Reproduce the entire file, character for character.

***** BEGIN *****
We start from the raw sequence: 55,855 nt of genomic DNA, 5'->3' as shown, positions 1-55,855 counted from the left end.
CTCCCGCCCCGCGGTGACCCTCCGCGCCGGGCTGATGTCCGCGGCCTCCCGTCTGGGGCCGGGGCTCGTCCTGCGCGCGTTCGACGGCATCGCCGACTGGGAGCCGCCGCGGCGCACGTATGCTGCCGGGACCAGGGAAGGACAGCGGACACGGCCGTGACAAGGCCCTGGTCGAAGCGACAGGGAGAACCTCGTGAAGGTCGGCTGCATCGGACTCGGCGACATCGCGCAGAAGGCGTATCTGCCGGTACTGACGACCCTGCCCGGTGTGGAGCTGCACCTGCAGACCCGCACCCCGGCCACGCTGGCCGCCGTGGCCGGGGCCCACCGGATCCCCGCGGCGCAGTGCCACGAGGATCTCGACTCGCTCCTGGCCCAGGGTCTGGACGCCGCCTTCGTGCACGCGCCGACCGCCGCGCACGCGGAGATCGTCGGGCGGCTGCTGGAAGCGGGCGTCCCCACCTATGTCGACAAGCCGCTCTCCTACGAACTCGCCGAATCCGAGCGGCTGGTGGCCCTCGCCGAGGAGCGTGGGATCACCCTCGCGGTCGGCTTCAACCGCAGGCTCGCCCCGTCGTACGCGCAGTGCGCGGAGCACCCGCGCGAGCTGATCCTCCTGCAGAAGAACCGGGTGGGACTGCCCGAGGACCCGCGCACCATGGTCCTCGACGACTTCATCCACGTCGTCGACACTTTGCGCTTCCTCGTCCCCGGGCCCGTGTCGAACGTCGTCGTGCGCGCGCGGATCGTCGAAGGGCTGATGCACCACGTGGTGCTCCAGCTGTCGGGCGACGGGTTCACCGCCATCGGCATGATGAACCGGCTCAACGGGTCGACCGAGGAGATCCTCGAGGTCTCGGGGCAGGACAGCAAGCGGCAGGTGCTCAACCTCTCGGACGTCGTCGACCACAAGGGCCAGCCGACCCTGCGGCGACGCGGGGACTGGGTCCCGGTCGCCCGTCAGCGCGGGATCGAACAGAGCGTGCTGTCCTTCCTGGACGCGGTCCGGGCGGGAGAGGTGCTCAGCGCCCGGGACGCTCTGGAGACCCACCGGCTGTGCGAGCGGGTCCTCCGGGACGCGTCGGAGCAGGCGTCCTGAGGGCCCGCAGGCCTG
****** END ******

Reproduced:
We start from the raw sequence: 55,855 nt of genomic DNA, 5'->3' as shown, positions 1-55,855 counted from the left end.
CTCCCGCCCCGCGGTGACCCTCCGCGCCGGGCTGATGTCCGCGGCCTCCCGTCTGGGGCCGGGGCTCGTCCTGCGCGCGTTCGACGGCATCGCCGACTGGGAGCCGCCGCGGCGCACGTATGCTGCCGGGACCAGGGAAGGACAGCGGACACGGCCGTGACAAGGCCCTGGTCGAAGCGACAGGGAGAACCTCGTGAAGGTCGGCTGCATCGGACTCGGCGACATCGCGCAGAAGGCGTATCTGCCGGTACTGACGACCCTGCCCGGTGTGGAGCTGCACCTGCAGACCCGCACCCCGGCCACGCTGGCCGCCGTGGCCGGGGCCCACCGGATCCCCGCGGCGCAGTGCCACGAGGATCTCGACTCGCTCCTGGCCCAGGGTCTGGACGCCGCCTTCGTGCACGCGCCGACCGCCGCGCACGCGGAGATCGTCGGGCGGCTGCTGGAAGCGGGCGTCCCCACCTATGTCGACAAGCCGCTCTCCTACGAACTCGCCGAATCCGAGCGGCTGGTGGCCCTCGCCGAGGAGCGTGGGATCACCCTCGCGGTCGGCTTCAACCGCAGGCTCGCCCCGTCGTACGCGCAGTGCGCGGAGCACCCGCGCGAGCTGATCCTCCTGCAGAAGAACCGGGTGGGACTGCCCGAGGACCCGCGCACCATGGTCCTCGACGACTTCATCCACGTCGTCGACACTTTGCGCTTCCTCGTCCCCGGGCCCGTGTCGAACGTCGTCGTGCGCGCGCGGATCGTCGAAGGGCTGATGCACCACGTGGTGCTCCAGCTGTCGGGCGACGGGTTCACCGCCATCGGCATGATGAACCGGCTCAACGGGTCGACCGAGGAGATCCTCGAGGTCTCGGGGCAGGACAGCAAGCGGCAGGTGCTCAACCTCTCGGACGTCGTCGACCACAAGGGCCAGCCGACCCTGCGGCGACGCGGGGACTGGGTCCCGGTCGCCCGTCAGCGCGGGATCGAACAGAGCGTGCTGTCCTTCCTGGACGCGGTCCGGGCGGGAGAGGTGCTCAGCGCCCGGGACGCTCTGGAGACCCACCGGCTGTGCGAGCGGGTCCTCCGGGACGCGTCGGAGCAGGCGTCCTGAGGGCCCGCAGGCCTG